Salon Etiquette 101…….by Karen Gary

Karen GaryBlog Series Vol. 1, Karen Gary

Hair Salon Photo - 2There are a variety of things that go down in the hair salon on any given day. The hair salon is a safe space for women to come together – young or old, no matter their socio-economic status – and relax.

Friends chat, gossip and share. Stylists and clients bond over pop culture and hair that’s long, short, curly, straight – you name it. But even in safe spaces there are basic principles of etiquette that are often ignored when everyone gets a bit too… familiar.

If you want your stylist/client relationship to go smoothly, don’t commit these salon sins:

Calling. (All the time)

Stylists love their clients and definitely want to hear from them… just not all the time. Stylist don’t particularly care to receive multiple calls during business hours from clients who want to have extended conversations about their hair. Think of it this way – would you want your stylist giving a 20 minute phone consult when he/she should be working on your hair?

Expecting miracles.

Stylists can work wonders by taking dry brittle hair, giving it luster and making it feel like satin. We often do work “miracles,” but expecting one each time is stressful for both you and your stylist. Ten inches of hair growth in two months will not happen without working some weave magic, because it’s simply not going to spring out of your head at that rate. Wanting the latest rainbow hair color is great, but wanting it two days after you’ve dyed your hair jet black calls for magic wands that we just don’t have.

Chronic Tardiness.

In my blog post “Sitting in the Hair Salon…What in the “H” takes so damn long” I talked about why it can take a long time to receive services at your favorite salon. One of the reasons for delays stems from clients coming in late and throwing the rest of a stylist’s day off schedule. Life happens and your stylist totally gets it, but when life happens to you every time you have an appointment – come on, Sis.

Not tipping.

$5 goes a long way. Tipping your stylist and thinking of them during the holidays can really make them feel special and appreciated. If you like the service and like your stylist, show them some love — the kind that folds.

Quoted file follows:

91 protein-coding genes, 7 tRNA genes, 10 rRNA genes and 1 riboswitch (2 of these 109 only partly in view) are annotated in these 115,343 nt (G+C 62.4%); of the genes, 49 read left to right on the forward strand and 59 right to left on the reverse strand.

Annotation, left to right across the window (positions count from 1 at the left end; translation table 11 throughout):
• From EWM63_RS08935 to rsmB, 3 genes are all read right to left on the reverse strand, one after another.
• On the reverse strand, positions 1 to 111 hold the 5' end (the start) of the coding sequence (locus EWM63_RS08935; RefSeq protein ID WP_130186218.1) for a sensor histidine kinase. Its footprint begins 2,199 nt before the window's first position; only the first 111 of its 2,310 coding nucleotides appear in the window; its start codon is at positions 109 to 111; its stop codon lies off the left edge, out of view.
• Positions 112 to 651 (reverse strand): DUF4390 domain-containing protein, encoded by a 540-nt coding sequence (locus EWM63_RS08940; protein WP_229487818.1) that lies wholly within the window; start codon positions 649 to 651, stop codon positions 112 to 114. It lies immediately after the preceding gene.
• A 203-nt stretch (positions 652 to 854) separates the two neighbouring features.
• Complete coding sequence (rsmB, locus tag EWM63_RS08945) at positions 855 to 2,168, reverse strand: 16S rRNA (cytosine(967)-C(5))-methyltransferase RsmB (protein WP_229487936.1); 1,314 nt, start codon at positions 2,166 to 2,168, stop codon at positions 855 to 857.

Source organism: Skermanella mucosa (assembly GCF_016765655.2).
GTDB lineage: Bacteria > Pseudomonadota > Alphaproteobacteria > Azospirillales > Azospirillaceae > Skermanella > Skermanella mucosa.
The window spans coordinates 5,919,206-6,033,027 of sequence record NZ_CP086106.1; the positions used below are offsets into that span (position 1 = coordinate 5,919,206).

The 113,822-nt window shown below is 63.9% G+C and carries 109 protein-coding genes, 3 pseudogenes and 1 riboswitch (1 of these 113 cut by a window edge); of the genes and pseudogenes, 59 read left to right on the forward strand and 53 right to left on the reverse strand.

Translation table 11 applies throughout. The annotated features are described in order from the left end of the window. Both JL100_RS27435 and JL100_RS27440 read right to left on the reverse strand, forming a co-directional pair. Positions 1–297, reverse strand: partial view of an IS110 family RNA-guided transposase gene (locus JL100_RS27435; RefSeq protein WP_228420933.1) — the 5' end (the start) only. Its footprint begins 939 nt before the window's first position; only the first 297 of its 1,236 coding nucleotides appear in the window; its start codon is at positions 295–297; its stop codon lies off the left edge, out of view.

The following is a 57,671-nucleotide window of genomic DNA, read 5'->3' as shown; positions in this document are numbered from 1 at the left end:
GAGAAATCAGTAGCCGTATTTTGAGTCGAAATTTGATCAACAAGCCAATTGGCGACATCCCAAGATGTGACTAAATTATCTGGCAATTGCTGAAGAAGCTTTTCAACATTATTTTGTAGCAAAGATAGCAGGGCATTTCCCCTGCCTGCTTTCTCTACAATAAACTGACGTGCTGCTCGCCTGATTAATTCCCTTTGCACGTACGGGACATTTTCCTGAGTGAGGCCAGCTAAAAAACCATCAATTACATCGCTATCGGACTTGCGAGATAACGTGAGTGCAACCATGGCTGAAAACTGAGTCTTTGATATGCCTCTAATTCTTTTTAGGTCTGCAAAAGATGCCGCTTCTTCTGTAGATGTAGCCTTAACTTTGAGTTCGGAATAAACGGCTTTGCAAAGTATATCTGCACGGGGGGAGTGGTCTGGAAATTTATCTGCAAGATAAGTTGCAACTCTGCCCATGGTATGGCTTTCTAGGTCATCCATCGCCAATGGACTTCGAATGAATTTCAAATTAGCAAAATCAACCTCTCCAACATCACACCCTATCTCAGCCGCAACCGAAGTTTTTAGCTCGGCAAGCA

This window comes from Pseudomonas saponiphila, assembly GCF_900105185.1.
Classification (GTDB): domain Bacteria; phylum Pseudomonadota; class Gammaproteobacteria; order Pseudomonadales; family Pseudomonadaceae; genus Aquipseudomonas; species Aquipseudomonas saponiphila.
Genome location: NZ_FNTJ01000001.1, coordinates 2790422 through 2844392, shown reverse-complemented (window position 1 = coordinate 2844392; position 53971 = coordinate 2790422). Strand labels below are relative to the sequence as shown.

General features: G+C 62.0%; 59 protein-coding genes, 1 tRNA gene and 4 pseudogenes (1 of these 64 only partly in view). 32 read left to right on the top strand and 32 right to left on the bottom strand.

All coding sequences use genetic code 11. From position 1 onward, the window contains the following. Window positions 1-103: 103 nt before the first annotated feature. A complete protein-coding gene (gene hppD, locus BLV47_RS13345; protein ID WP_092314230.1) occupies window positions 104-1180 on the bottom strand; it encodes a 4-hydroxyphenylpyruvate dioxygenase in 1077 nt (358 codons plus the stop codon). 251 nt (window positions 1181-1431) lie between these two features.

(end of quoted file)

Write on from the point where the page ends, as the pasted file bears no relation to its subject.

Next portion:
Not taking care of your hair.

Even if you are a weekly appointment kind of client, you still have to care for your tresses between appointments. Wash your hair. Remember to tie it up. Should that twist out get old, detangle it before you hit the salon. It’s tough on a stylist to see you fly out the door like a goddess and walk in a month later looking like a washed up goose.

Lying.

We ask you if you’re on medication, have recently dyed your hair or cut your bangs at home because it’s important we know all of this information so we can adequately care for your hair. If you lie, you are not only hurting yourself but you are setting your stylist up for failure. Not disclosing chemicals before we add products or dyes can lead to catastrophic results. Don’t lie to your mom, your doctor or your stylist – we always find out.

Complaining.

If your stylist isn’t working out, talk to her/him. Be honest. If it still doesn’t come together, find a new stylist. Don’t make yourself, your stylist and the whole salon miserable every time you come in for an appointment. Some clients want to stay to be loyal, but if you’re not happy, it’s better to find somewhere else that can give you the service/look you want. It’s like staying married to someone you deeply loathe for the sake of the kids – it never works out.

The stylist/client relationship can be one of deep appreciation and friendship. Rarely is anyone allowed in your sacred hair space and a good stylist can see you through weddings, births, funerals, graduations and more. Following basic etiquette helps keep that relationship healthy and thriving – just like the curls on your beautiful head.

 

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